I’ll never forget when my husband and I told our church secretary we were making a change in our ministry focus. “We’re no longer going to be reaching college students. We’ll be doing neighboring,” I said with excitement. She looked back at me with a blank stare. “Neighboring?”
Prior to 2012, the word “neighboring” described something or someone located either near or next to, like a neighboring country. When Dave Runyon and Jay Pathak titled their book, “The Art of Neighboring,” they coined the term in a new way. Neighboring is now also a verb that means to deliberately and actively engage with your neighbors.
This idea of neighboring came as a striking contrast to the cultural norm, which had become much more passive. The days of knowing our neighbors — even depending on them — seemed a thing of the past. Now, neighborliness was defined by keeping the peace, taking the trash out and generally leaving your neighbor alone.
But thinking about neighboring in a biblical way means more than just living near someone or keeping the peace. Jesus didn’t leave us alone. Instead he moved into our neighborhood and became a neighbor to each of us.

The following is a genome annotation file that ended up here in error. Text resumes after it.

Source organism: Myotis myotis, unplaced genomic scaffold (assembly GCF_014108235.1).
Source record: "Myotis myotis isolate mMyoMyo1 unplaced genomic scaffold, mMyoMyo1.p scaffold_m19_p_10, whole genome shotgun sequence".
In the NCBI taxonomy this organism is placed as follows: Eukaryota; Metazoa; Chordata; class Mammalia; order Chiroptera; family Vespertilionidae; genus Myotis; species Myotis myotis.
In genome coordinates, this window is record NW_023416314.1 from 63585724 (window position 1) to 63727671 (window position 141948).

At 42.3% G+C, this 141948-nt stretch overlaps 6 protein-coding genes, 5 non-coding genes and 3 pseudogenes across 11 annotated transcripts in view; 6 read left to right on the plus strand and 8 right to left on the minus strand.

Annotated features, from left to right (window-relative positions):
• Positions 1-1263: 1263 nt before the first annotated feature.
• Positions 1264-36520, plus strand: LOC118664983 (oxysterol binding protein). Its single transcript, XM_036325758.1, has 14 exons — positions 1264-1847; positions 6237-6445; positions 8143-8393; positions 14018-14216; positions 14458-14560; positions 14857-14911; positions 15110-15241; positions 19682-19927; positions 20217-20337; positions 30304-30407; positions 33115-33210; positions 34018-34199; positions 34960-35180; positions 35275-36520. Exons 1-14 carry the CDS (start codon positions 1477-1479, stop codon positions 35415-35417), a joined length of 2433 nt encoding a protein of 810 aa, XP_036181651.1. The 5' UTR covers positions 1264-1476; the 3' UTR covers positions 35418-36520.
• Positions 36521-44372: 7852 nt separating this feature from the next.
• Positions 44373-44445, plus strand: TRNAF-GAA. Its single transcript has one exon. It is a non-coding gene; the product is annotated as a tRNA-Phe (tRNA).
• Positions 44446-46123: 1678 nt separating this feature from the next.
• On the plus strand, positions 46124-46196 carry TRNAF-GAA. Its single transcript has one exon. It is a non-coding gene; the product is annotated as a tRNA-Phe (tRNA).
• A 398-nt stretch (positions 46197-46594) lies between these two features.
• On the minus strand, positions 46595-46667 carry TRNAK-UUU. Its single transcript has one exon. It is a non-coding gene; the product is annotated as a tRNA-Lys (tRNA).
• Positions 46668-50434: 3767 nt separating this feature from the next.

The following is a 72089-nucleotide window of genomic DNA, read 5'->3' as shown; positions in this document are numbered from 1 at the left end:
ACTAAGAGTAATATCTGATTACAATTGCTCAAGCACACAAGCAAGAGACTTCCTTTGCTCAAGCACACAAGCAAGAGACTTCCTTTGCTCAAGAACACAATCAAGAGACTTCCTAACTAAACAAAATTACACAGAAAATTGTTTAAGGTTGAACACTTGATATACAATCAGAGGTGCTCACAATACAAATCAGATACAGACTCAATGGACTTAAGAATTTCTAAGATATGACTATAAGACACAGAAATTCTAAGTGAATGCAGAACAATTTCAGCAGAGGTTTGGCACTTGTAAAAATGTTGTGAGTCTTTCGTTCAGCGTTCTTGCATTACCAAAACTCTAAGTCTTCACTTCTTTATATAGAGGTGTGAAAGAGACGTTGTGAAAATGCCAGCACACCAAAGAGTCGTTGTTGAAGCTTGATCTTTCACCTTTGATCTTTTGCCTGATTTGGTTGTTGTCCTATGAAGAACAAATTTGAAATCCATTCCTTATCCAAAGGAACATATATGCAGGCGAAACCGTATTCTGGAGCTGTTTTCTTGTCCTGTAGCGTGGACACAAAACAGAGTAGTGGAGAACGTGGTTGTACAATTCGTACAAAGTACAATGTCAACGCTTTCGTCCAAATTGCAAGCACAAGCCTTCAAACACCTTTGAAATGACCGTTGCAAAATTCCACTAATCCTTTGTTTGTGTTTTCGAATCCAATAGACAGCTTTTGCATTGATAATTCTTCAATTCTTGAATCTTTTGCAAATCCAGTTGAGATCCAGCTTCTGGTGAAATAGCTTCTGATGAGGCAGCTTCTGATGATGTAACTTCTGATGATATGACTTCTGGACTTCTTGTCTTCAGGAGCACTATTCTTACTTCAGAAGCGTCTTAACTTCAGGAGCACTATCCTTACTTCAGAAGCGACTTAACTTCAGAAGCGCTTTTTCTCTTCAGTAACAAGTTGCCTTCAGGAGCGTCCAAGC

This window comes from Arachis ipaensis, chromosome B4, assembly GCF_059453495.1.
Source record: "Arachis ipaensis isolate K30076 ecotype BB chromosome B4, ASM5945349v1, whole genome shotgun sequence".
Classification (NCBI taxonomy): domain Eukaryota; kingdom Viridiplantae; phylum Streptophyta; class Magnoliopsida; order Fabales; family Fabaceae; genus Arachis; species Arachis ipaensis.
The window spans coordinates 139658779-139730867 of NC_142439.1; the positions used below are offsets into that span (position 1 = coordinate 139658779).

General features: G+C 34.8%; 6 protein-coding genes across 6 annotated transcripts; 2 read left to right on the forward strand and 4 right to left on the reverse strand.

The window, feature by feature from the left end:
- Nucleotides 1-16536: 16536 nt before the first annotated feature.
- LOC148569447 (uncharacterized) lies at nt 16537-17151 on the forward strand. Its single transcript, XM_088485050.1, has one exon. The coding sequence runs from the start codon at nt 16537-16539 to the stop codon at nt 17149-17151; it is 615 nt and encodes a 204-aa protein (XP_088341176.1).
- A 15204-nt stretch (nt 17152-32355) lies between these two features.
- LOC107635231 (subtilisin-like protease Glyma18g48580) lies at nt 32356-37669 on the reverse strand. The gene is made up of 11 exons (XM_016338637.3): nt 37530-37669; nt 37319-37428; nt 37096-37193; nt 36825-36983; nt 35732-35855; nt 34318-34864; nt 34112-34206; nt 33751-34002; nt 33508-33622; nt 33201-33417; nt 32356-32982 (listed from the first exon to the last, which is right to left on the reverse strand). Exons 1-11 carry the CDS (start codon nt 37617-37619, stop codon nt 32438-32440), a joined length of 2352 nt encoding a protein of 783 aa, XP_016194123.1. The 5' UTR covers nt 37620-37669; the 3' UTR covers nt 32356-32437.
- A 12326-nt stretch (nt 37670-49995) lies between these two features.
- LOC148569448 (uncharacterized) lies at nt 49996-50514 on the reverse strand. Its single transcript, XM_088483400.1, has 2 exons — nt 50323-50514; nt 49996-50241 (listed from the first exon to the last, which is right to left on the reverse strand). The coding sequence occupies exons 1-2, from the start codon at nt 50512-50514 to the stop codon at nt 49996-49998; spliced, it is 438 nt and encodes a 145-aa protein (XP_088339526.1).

Why does neighboring matter?
Given the cultural pull toward isolation, for many of us the idea of moving toward our neighbors may feel uncomfortable, awkward or maybe even wrong. But as believers, we may also feel guilty. “I know I should reach out, but I don’t have the energy or the time. And even if I did — it’s just too weird.”
We feel the disconnect between wanting our neighbors to know Jesus but not knowing their names. We want to engage with the Great Commandment and the Great Commission but we’re so isolated that we don’t have the relational connection to support meaningful conversations. We shrug off Jesus’ expectations as unrealistic: How can I show and share the love of Jesus with someone I’ve never met?
But what if we could change all that through simple acts of neighboring? And what if we were slower to divide our neighborly conversations and interactions into sacred and secular categories? Instead, what if we begin to trust that God uses ordinary means to establish relationships where we can share the gospel?
Perhaps it would break our sacred and secular categories and take the pressure off. Maybe we’d see gospel fruit by drawing neighbors out of isolation and into unexpected friendships. Rather than being guilt-motivated, we could become gospel-motivated. Rather than leaving our neighbors alone, we could make the first move.
Jesus made the first move, and so can we.
MORE ABOUT CHRIS AND ELIZABETH McKINNEY
Chris and Elizabeth McKinney are passionate about helping people love their next-door neighbors. They work for Cru City and serve as associate staff at their church in Missouri, The Crossing.